Self-Determined: A Contemporary Survey of Native and Indigenous Artists at CCA Santa Fe highlights the work of thirteen artists exploring the present and future of Native and Indigenous art.
Self-Determined: A Contemporary Survey of Native and Indigenous Artists
August 18–November 27, 2022
Center for Contemporary Arts, Santa Fe
I step down the wide stairs at Center for Contemporary Arts in Santa Fe to see Self-Determined: A Contemporary Survey of Native and Indigenous Artists. The group exhibition brings together thirteen artists who work in a variety of media—including painting, video installation, weaving, and printmaking.
I pass a seventy-by-seventy-inch acrylic painting by Jordan Ann Craig (Northern Cheyenne). In Sharp Tongue II (2022), thirteen elongated black diamonds stretch across a white canvas. I reread the title and my eyes trace the gradual slope of the diamonds from generous center to fixed point and back again.
I think of how words extend between people in a similar way, how language attempts to connect two points across an empty field.
Around the corner is the first of eight monitors in the installation LISTEN (2020) by Dyani White Hawk (Sičangu Lakota). Each screen juxtaposes a location within the United States with a Native woman of the region speaking her indigenous language.
In one video, Shandiin Hiosik Yazzie (Diné, Akimel O’odham, Yoeme) stands in an open field and addresses the camera in Diné. Onscreen, juniper branches gently sway and she slowly releases a handful of dirt into the wind. Her voiceover continues for the duration of the video—even when her onscreen image stops speaking and closes her eyes to the sun.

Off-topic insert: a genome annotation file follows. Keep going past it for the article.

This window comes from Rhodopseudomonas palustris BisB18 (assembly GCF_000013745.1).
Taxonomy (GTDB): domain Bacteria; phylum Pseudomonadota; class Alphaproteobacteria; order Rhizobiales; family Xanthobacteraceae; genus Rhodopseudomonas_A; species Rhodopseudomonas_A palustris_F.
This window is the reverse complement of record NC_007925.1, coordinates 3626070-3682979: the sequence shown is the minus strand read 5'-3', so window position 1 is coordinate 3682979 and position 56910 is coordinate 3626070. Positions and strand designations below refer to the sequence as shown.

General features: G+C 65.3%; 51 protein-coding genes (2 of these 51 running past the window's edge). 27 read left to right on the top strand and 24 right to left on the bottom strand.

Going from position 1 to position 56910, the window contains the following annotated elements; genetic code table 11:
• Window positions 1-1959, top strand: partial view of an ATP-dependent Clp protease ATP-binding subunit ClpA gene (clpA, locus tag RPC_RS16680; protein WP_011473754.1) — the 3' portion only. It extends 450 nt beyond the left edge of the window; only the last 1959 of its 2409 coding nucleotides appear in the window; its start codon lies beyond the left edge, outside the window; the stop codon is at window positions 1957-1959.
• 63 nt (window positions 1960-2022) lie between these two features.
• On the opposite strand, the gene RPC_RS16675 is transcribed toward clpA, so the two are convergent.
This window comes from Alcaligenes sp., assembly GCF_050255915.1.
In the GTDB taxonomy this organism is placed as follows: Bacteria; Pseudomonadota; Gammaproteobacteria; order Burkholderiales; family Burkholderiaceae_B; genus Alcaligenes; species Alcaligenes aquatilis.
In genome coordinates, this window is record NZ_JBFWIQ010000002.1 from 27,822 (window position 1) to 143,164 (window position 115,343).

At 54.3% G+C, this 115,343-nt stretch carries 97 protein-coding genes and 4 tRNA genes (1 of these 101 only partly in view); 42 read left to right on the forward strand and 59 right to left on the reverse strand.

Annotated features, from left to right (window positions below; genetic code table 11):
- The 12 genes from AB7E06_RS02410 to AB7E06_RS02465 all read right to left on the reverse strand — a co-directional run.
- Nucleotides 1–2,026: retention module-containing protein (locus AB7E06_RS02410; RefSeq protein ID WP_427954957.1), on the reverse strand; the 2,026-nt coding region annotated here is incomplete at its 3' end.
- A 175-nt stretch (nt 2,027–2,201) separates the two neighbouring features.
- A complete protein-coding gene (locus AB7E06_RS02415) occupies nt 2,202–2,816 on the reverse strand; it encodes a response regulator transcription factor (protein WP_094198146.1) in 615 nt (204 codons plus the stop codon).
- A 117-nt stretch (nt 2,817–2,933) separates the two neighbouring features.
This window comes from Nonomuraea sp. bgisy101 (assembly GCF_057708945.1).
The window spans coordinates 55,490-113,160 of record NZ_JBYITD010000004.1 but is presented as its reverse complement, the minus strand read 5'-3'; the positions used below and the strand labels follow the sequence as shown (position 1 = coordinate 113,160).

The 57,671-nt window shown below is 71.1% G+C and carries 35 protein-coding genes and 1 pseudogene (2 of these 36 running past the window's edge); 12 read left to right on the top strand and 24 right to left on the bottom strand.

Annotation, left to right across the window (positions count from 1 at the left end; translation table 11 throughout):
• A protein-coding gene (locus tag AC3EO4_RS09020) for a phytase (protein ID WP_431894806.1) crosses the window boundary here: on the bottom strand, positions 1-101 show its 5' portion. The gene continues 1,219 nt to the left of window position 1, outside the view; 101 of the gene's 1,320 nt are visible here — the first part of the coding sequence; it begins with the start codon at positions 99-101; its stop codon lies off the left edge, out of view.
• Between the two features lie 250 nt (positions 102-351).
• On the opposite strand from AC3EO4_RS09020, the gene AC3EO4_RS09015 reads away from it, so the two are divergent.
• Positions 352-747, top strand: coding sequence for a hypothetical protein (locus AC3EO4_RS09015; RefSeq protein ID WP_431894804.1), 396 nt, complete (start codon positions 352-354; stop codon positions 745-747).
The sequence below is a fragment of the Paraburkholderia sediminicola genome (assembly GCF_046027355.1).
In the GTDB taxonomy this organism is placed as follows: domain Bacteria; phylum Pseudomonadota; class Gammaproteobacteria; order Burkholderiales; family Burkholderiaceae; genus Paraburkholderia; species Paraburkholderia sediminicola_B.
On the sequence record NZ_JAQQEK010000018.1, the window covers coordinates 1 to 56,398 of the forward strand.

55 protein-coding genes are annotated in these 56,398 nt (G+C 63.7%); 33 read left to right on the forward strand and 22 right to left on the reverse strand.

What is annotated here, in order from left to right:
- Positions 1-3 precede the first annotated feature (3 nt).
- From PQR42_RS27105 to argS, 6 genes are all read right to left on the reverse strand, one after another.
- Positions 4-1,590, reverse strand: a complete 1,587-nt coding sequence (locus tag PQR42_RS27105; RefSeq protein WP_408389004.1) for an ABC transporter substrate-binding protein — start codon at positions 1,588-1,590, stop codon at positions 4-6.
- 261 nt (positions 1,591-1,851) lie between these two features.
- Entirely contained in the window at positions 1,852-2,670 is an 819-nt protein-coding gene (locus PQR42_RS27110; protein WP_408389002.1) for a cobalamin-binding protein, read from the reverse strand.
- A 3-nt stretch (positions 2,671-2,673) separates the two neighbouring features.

I step forward to hear more clearly, then to the left and right of the monitor. Yazzie’s voice is barely audible, although her mouth continues to shape words. Eventually, I realize I can only listen if I stand directly in front of the screen.
My glance shifts to the wall text. The Indigenous Language Institute estimates more than 300 Indigenous languages were once spoken in the United States. Around 175 exist today, and, without significant change, the organization projects only twenty Indigenous languages will be spoken in 2050.
I imagine standing directly in front of this video and hearing nothing.
Throughout the show, my thoughts return again and again to language.
As CCA executive director Danyelle Means (Oglala Lakota) writes, “It has been only fifty years since tribes were given the right to make decisions for themselves, to control their own communities in ways that celebrate their unique voices in the cultural landscape of America. In the land of the free, freedom of expression for Native and Indigenous people is only decades old. We have gathered thirteen artists together to celebrate their unique voices and to give agency to their gifts.”
My eyes linger on a basket pattern in waxed linen by Carly Feddersen (Okanogan, Arrow Lakes, German, English) and a relief print by RYAN! Feddersen (Okanogan, Arrow Lakes, German, English). I lean forward and notice their titles are in different tenses—Coyote and The Monster That Ate Everyone (2022) and Coyote and the Monsters Yet to Slay I (2022).